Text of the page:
NCPA - National Center for Policy Analysis

California Tax System is Antagonistic to Business

September 2, 2003

California boasts the second most onerous tax system for business among the 50 states, second only to Mississippi, according to a recent study of state tax climates by the Washington, D.C.-based Tax Foundation. With the exception of property taxes, which voters limited through Proposition 13, just about every tax Sacramento levies ranks among the highest or most burdensome in America.

Start with the individual income tax, which has six brackets and is steeply progressive:

  • Its top marginal rate of 9.3 percent is among the nation's highest but, worse, it kicks in at just $38,000 of income.
  • This means that the likes of nurses and janitors already pay to the state a dime of every $1 in higher salary they receive.
  • Most small business owners pay at the same onerous individual rate.
  • As for bigger business, the state's 8.8 percent corporate tax rate is the highest in the West and the 10th highest in the country.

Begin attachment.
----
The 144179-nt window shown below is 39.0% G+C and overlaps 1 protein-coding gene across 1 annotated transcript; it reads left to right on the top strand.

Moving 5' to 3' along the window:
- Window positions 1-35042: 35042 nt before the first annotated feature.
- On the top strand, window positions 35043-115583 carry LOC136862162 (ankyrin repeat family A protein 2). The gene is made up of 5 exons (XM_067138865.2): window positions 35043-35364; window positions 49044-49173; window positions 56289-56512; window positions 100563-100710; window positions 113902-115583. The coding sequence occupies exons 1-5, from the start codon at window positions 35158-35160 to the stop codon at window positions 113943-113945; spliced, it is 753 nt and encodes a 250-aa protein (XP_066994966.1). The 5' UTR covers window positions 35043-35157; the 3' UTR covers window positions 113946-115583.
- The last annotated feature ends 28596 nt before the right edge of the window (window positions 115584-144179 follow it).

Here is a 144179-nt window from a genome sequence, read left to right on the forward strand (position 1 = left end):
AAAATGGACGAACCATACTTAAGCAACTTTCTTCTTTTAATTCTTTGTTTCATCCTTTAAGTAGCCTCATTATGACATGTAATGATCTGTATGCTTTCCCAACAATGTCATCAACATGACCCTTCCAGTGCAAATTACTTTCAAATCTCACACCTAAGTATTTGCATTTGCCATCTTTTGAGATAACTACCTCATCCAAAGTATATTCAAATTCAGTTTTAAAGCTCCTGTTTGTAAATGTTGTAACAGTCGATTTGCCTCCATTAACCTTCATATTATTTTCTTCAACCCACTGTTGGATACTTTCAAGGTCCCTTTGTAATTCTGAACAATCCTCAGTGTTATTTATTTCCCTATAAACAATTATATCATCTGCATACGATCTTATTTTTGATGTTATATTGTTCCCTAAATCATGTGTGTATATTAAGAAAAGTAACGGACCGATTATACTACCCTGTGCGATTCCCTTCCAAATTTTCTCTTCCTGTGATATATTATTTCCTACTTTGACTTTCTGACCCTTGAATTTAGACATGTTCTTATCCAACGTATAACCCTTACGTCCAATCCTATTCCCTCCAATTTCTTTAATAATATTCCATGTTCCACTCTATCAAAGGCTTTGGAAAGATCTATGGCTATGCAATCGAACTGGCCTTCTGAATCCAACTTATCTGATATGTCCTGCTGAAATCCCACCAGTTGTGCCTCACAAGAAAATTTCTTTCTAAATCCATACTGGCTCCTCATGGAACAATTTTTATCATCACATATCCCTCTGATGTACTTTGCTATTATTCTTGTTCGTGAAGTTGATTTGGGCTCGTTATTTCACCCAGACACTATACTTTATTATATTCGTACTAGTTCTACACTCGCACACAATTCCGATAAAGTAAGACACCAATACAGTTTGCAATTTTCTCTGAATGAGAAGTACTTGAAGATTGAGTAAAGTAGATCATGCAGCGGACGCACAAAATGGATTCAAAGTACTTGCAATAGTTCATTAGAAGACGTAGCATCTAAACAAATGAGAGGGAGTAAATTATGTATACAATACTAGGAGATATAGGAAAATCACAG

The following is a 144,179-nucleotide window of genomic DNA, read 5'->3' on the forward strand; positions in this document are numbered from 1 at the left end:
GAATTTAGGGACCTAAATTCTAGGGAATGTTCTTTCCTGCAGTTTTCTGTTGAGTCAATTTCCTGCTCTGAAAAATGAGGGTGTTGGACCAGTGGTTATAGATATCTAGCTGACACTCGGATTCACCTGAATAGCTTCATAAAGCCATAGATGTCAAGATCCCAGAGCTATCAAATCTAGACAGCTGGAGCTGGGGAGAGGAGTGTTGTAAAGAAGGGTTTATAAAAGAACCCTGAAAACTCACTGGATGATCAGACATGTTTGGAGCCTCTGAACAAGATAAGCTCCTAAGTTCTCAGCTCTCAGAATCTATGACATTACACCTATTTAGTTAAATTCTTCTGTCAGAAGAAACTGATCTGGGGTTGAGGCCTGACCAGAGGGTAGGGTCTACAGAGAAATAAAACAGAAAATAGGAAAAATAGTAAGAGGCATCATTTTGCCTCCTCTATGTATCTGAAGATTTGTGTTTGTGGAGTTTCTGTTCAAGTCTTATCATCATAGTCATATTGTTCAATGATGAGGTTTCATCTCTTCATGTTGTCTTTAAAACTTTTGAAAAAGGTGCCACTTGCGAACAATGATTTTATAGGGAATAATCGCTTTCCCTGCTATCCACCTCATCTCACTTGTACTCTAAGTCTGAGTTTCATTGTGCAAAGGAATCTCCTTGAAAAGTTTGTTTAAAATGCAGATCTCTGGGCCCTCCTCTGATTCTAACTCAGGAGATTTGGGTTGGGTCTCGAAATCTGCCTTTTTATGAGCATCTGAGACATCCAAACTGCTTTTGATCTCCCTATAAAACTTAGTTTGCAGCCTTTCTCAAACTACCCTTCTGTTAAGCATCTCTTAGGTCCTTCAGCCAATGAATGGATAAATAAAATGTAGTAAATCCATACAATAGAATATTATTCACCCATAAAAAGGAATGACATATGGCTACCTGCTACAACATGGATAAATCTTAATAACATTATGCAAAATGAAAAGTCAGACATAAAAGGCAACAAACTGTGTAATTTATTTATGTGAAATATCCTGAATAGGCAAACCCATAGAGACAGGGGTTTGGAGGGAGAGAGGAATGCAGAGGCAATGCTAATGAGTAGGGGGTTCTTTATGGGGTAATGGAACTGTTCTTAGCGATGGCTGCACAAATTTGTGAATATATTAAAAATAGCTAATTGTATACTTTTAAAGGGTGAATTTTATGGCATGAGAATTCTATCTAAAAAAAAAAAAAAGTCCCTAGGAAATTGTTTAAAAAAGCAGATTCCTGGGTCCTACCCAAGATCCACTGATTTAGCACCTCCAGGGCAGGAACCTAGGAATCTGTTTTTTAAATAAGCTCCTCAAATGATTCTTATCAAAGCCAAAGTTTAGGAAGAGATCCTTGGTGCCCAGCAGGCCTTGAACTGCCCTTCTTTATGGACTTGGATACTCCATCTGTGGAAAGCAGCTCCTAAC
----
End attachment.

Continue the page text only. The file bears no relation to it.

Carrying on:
Some states will make up for high income-tax rates with lower sales taxes, but not California. Voracious Sacramento hits consumers with a state and local sales tax rate that peaks at 8.75 percent -- again, among the nation's highest.

There's also a complex and expensive tax compliance arrangement that involves determining what's subject to double- and alternative minimum taxation. Add it all up, say Tax Foundation analysts, and statistically speaking, every aspect of California's tax system is antagonistic to business development and economic growth.

Source: Editorial, "The State of Taxes," Wall Street Journal, September 2, 2003.

For text (WSJ subscription required),,SB106247146917513400,00.html


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